Literally a sea of ice on the Alps’ largest glacier, the Aletschgletscher.
Seeing the Alps Glaciers
Glaciers are without a doubt one of the most spectacular features of the Alps. They are also one of the most clear indicators that climate change is very real. Where they once cascaded down into villages, now the Alps’ glaciers are primarily found very high or hidden in the deepest shadows.
As the very nature of tourism contributes to the problem, it seems hypocritical to recommend that you fly to Europe to see them before they’re gone. But while we are all part of the problem, tourism will continue and people will want to experience these rivers of ice while they still flow through the Alps. Perhaps seeing what is happening will encourage a change in our overall habits.
For mountain sport people, the beauty of the Alps is that these glaciers are relatively easy to access. If you enjoy hiking, mountain running or ski touring, you are going to be able to get up close and personal to these glaciers. This is a collection of images showing some of the better places to see the glaciers, and what is happening to them. The effects that their disappearance has is widespread, from watershed issues, altered weather patterns, erosion, to increased heating and retention. For recreation, the loss is causing access issues to peaks and huts due to terrain changes, erosion and rockfall.
Historical photos of the Alps often show explorers, climbers and even general Alps tourism revolving around the glaciers. There was a clear fascination with these magical forms. Today is not so different, but what will future generations get to see?
For a summary of what may be the most glacier intensive trip in the Alps, visit our Trip : Hiking the Chamonix to Zermatt Summer Glacier Haute Route.
It is highly recommended that you only get close to any glacier with a UIAGM Mountain Guide. Glaciers are deadly; they move, split open, come crashing down, have hidden crevasses and violent water flowing on them. While beautiful, they are full of hazards. Take them seriously.
Maybe no image better demonstrates the problem of melting glaciers than this… The Lauteraar Hut sits almost 250 meters above the glacier it once sat alongside, causing the Swiss Alpine Club to question if the hut is even worth keeping open. The hut is too far above what is left of the glacier for ease of access by hikers. To remedy the problem, a ladder is being installed to directly approach the hut. The hut is barely visible on the top left of the image, above the rock wall which was once within the glacier.
A group of ski tourers stand at the base of the stairs to the Konkordia Hut, on the Aletschgletscher. In the early 1900’s the hut sat just above the glacier, today it is about 150 meters to the base.
Hiking up the Rosegtal above Pontresina, outside the Engadin Valley of Eastern Switzerland, the Tschierva Glacier has left a huge empty space in its retreat up the mountain. The lateral moraines border a river valley now.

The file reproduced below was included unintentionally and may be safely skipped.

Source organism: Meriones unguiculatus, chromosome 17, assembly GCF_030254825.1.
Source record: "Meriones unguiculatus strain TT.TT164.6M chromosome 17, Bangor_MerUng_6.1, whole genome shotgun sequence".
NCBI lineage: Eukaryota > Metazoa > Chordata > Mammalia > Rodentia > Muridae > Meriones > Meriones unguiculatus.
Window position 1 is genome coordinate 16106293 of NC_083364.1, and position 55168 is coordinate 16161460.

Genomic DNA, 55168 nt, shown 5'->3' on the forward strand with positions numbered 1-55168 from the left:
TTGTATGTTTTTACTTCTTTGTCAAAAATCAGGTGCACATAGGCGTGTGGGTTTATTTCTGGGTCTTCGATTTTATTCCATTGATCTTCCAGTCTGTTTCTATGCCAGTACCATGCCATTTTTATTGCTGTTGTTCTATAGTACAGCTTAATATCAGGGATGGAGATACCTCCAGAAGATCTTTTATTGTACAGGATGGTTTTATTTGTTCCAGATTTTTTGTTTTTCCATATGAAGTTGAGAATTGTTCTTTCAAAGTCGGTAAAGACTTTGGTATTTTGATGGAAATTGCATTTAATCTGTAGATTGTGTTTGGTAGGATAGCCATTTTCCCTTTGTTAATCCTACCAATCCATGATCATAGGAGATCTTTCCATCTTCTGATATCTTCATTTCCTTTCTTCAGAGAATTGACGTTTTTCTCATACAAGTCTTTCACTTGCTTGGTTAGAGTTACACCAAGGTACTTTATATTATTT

From the village of Bettmeralp in the Wallis region of Switzerland, there is a huge network of hiking trails alongside and above the Alps largest glacier, the Aletschgletscher. The glacier is about 23km long and up to 1000 meters deep. These trails offer superb hiking and running through what is now a UNESCO World Heritage Site, the Jungfrau Aletsch Region.
Running singletrack trails alongside the Aletschgletscher
Mont Blanc is the highest peak in the Alps at 4808 meters, and it is covered in massive glaciers. One of the best viewpoints is the trail alongside the Glacier des Bossons where, at trail’s end, you go from rock to ice in one step.
Just outside Chamonix, France is the small village of Le Tour where a trail heads up and alongside the Glacier du Tour to the Albert Premier Hut
In Switzerland’s Jungfrau Region, the famous mountain trio of the Eiger, Mönch and Jungfrau reveal the obvious rise in the level of Alps glaciers. Where there was recently ice, there are now slabs of exposed rock.
Hiking on the Aletschgletscher is an otherworldy experience due to the forms that the ice takes from movement and waterflow.
On the Finsteraarhorn Glacier from Switzerland’s Grimsel Pass, hikers sit on top of a rock pedastal stuck in the ice.
Zermatt, Switzerland is primarily known for the mountains rising above town, notably Monte Rosa, but especially the Matterhorn. However, flowing amongst these peaks are the Alps’ ubiquitous rivers of ice. Just west of the Matterhorn is the Stockjigletscher which flows east from the huge ice cap above where several glaciers originate. This glacier is full of frighteningly deep crevasses that are, hopefully, well covered for the spring ski touring season. “hopefully”, because this is also the final glacier for the famous last ski descent into town on the Chamonix to Zermatt Haute Route.
A serac zone on the Grand Combin’s Glacier de Cobassiere puts things into perspective above two hikers. Switzerland.
A hiker discovers a huge cave of ice on the Glacier de Zinal, outside the village of Zinal, Switzerland
Where glaciers go to die… at the terminus of the Rosenlaui Glacier in Switzerland’s Berner Oberland, above Meiringen.
For fascinating historial images of some of these glaciers, and side by side comparisons of then and now, visit: Gletscher Vergleiche or Gletscher Archiv